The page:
They are messy, too loud and they take things without asking who they belong to. Or they worship Satan and stay up all night chanting spells that will lead to doom. Don’t worry, not all roommates are like that.
But moving in with strangers for the first time can be a tough experience. Learning to deal with issues and problems is important knowledge to keep in mind.
Dr. Bill Pinney, a psychologist at GW’s Counseling Center, said it is hard for incoming freshmen to adjust to roommates at the beginning of the year.
People have different lifestyle arrangements, and roommates have to learn to adjust with each other’s way of life.
“You pair two people with different lifestyles, (and) there will be cohabitation difficulties,” Pinney said.
Although living roommates is a major adjustment that requires adaptation, Pinney said most of the time it works out. Incoming freshmen are usually eager to bond with roommates, and problems tend to be worked out quickly for a good experience their freshman year, he said.
The keys to a successful relationship with roommates are communication and flexibility, he said, and those who have problems with either will have a hard time adjusting.
“Consideration of others’ preferences and lifestyles is very important,” he said. “Most problems center upon poor communication and a lack of consideration for others.”
Pinney advises roommates to sit down and talk about their preferences the day they arrive at GW. He said it is crucial to set agreements early and periodically check in to see if the agreements are working or not.
“It is important to push openness on preferences and reactions (to others’ habits),” he said.
Rising junior Jessica Greco said she had a bad freshmen experience dealing with roommates. She moved from a six-person Thurston Hall room and to a quad.
In the first room, Greco said two of her roommates were smokers but had not indicated that on their housing forms. They would smoke in the room and spray air freshener to cover the smell, she said.
“You can’t fool someone who is asthmatic like me. It smelled like smoky air freshener,” Greco said.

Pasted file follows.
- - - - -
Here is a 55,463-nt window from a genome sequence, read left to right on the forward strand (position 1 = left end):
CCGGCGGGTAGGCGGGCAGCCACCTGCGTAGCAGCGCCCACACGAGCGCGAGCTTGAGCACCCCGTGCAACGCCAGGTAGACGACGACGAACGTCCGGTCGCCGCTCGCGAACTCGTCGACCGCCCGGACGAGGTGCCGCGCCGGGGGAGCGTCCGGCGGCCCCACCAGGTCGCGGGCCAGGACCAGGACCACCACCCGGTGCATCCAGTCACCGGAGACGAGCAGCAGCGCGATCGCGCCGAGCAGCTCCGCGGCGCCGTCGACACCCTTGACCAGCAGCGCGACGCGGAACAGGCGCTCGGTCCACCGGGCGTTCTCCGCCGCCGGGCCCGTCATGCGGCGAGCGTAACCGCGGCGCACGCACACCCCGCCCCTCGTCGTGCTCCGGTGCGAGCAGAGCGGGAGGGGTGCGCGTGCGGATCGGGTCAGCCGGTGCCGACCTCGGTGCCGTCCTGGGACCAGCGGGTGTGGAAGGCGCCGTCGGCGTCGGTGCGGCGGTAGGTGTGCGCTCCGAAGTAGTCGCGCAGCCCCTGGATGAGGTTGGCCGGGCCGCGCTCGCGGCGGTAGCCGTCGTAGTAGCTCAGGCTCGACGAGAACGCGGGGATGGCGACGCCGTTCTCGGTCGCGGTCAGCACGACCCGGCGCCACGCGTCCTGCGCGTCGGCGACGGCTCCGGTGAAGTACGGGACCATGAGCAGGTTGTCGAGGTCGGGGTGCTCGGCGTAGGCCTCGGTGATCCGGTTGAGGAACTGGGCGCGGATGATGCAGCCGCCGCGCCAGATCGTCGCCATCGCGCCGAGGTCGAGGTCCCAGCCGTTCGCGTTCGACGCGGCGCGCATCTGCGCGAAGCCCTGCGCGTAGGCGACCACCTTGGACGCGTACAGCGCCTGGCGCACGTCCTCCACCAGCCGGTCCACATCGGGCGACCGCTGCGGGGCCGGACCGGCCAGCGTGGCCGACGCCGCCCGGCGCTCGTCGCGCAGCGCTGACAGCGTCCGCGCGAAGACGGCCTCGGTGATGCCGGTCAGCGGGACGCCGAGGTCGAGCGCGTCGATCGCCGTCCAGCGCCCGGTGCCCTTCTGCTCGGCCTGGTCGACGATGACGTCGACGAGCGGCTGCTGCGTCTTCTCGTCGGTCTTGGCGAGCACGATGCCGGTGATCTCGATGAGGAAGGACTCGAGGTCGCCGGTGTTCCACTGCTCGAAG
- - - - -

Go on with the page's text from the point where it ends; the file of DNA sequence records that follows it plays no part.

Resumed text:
Greco said she did not feel like she fit in with her five roommates. She said her roommates seemed offended that she chose not to become close with them and eventually she felt uncomfortable being in the room.
Greco requested a new room and moved by the end of October. The second room was better, she said, but one of her new roommates had a drinking problem that Greco had to deal with. She said her second set of roommates were more easygoing than her previous roommates.
“They understood I was taking a lot more hours of class because studio art classes are three hours long and never got annoyed I was out at different times or sleeping at different times,” Greco said. “It was much more relaxed.”
Privacy and sharing were not big issues for Greco. She is the oldest in a family of six, which she said helped her deal with sharing and compromising with her roommates.
In a room of six, sharing of bathroom time was sometimes a problem. In a quad, Greco said her roommates seldom had a problem because they agreed on a showering schedule in the mornings.
If something bothered her, Greco said she would start out the discussion with her roommates. She said it is important to be fair and compromise.
“But be careful,” she said. “Don’t let them walk all over you. If something really bothers you, you have to say something. Stick to your guns, but learn that sometimes you have to compromise.”